Wellntel is a system that lets homeowners, small farmers, and soon big agricultural operations keep track of the water table that feeds their wells. It combines a sonar-like device, a long-range radio stack, and cloud services to provide detailed, accurate and timely groundwater readings.
“Groundwater has always been the unmeasured resource” for many well owners, Wellntel co-founder Nicholas Hayes tells Postscapes. Traditionally, reading well water levels was a matter of either sending someone out to drop a line manually, or installing expensive equipment. But as climate change, population pressures and heavy agriculture have put greater stress on underground aquifers, it’s become more important to have up-to-date data on the water supply. So Hayes and co-founder Marian Singer set out to create a system that would take reliable remote measurements, and be affordable and simple enough for the average homeowner.
Wellntel’s battery-operated sensors are installed at the wellhead, at or just beneath ground level. To read the water level, Wellntel uses a “digital listening technology” that resembles sonar. But whereas sonar implies the simple ping of a submarine or a bat’s echolocation, this is a bit different. The sound generated by the sensor encodes specific digital information, which Hayes calls a key or signature, that reverberates down through the well. Instead of a simple echo, the sensor listens to the complex changes in the key as it passes through various materials, including the pipes, pumps and wires that a basic ping might mistake for the water table.
Sounding data is sent wirelessly to an ethernet-connected hub back at the house, and from there to a cloud service for processing. Over time the algorithm learns to “hear” the shape of that particular well, and is able to screen out obstructions and external noises (like dripping water) to isolate the signal that reflects the current water level.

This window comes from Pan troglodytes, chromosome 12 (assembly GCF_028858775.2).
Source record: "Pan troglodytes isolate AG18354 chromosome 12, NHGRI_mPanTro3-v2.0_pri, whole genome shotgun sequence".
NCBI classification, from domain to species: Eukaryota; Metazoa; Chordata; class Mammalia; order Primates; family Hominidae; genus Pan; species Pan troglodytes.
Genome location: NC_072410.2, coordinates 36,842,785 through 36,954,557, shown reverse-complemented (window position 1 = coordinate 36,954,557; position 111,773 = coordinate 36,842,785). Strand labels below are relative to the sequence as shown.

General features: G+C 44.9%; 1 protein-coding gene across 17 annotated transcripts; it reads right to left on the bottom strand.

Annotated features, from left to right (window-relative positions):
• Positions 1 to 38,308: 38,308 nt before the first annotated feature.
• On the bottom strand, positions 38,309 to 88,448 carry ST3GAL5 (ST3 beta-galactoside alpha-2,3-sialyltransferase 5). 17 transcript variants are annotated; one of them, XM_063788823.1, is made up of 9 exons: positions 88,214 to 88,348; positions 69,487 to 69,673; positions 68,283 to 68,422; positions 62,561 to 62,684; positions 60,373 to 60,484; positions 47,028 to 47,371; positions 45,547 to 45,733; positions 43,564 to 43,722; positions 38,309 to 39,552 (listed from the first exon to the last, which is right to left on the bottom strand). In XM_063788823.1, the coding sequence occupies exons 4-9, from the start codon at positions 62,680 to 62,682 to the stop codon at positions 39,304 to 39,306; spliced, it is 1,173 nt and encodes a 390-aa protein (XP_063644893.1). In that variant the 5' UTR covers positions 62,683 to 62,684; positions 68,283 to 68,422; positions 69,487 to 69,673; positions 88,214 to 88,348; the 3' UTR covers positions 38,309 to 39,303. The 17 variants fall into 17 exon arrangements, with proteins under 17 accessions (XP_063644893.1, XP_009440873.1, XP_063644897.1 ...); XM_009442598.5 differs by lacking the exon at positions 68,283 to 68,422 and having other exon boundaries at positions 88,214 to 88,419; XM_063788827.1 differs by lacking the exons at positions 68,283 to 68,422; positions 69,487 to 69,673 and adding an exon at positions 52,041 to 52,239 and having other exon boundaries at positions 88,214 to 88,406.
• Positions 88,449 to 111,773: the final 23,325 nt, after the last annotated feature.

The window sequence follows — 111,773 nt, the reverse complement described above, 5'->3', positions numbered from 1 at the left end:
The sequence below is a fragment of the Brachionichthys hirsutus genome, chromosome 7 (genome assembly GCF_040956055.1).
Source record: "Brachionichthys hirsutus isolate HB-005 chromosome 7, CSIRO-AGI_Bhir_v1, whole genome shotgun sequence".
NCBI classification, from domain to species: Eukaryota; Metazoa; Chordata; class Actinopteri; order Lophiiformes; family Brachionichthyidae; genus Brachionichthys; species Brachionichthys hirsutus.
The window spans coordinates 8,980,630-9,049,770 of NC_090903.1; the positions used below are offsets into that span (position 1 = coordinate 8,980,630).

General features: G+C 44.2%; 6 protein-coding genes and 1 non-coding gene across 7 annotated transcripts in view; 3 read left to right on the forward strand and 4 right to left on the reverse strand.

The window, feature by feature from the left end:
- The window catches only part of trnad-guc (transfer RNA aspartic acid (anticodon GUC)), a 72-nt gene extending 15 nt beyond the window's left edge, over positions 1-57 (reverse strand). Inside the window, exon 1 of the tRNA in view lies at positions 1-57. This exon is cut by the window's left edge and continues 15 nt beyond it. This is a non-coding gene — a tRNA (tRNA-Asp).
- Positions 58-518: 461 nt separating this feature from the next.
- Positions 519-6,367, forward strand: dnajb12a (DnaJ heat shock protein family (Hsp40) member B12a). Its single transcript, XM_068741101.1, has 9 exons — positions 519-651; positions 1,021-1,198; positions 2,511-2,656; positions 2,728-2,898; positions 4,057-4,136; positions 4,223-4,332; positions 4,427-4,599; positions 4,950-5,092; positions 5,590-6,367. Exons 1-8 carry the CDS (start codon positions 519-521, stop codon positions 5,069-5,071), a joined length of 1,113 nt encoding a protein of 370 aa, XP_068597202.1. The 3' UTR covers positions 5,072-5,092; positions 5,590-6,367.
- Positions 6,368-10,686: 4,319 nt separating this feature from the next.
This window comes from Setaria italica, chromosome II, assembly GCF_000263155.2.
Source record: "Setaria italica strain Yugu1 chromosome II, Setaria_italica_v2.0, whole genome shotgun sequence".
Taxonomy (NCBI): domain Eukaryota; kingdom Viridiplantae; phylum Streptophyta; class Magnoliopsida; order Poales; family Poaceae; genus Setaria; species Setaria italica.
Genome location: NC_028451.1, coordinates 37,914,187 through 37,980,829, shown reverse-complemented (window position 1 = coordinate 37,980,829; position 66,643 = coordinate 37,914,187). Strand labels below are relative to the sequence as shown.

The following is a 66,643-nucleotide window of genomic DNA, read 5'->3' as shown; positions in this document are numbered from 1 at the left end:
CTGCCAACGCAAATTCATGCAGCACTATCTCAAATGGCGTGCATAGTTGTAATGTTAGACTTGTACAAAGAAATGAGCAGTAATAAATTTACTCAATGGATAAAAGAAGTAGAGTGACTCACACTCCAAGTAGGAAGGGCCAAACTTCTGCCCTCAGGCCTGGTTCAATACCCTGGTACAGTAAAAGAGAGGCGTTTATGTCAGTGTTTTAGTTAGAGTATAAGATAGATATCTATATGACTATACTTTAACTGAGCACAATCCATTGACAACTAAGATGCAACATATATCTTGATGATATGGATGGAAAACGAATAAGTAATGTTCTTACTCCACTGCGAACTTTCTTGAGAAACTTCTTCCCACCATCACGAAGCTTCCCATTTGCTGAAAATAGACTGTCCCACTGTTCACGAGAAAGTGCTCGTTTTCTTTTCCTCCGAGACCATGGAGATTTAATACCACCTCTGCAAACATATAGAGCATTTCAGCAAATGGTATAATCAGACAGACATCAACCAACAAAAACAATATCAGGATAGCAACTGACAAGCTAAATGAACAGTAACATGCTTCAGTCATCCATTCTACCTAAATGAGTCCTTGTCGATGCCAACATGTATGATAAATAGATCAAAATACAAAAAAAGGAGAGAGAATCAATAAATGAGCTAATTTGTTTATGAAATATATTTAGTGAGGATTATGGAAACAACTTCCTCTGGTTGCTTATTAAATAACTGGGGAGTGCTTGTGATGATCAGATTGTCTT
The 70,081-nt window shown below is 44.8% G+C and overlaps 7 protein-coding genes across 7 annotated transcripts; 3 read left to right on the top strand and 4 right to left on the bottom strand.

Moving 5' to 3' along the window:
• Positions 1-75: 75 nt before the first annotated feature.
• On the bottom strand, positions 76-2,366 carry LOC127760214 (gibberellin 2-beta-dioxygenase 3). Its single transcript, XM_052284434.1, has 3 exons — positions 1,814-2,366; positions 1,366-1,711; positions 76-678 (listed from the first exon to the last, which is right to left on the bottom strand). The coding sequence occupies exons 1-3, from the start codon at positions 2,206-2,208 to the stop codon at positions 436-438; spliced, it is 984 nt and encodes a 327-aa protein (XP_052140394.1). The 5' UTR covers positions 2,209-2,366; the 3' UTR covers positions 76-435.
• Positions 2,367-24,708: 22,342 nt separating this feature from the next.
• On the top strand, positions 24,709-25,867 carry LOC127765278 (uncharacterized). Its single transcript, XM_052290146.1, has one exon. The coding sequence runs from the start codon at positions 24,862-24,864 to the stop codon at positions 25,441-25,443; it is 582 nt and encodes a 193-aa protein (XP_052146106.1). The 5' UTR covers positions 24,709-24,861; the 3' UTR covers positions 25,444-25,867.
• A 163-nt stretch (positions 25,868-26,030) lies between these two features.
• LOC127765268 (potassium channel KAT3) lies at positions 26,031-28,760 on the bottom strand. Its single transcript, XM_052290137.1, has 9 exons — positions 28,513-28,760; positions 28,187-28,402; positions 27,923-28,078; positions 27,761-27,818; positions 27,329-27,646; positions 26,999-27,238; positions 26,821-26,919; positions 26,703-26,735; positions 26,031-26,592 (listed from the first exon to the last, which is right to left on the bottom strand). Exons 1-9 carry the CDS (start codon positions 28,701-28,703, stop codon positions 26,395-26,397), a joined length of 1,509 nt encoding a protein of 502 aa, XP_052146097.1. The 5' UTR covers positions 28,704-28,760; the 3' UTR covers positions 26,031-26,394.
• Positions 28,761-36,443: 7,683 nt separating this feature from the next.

Wellntel’s proprietary 915MHz radio is designed to be reliable over long outdoor distances. Hayes says it’s passed tests of up to a mile through dense obstacles like buildings and hills, and three miles or more unobstructed. While the sensor can store data at the wellhead in the case of signal interruptions, it’s designed to delete local information as soon as it’s transmitted so there’s no data to be accessed through tampering.
Currently, Wellntel’s solution is suitable for small-scale properties like a home or small farm with one or maybe two wells. By the summer, the company plans to scale it up for use at larger farms with multiple wells. That will involve more ways to power the sensors — for instance, direct line power or a solar panel with battery backup — and additional connectivity options such as 3G/4G modems. There’s even the potential to piggyback Wellntel data on a farm’s existing data infrastructure, or to allow other farm equipment to piggyback data on Wellntel’s radios.
Check out the video below to see how the system attaches to a well.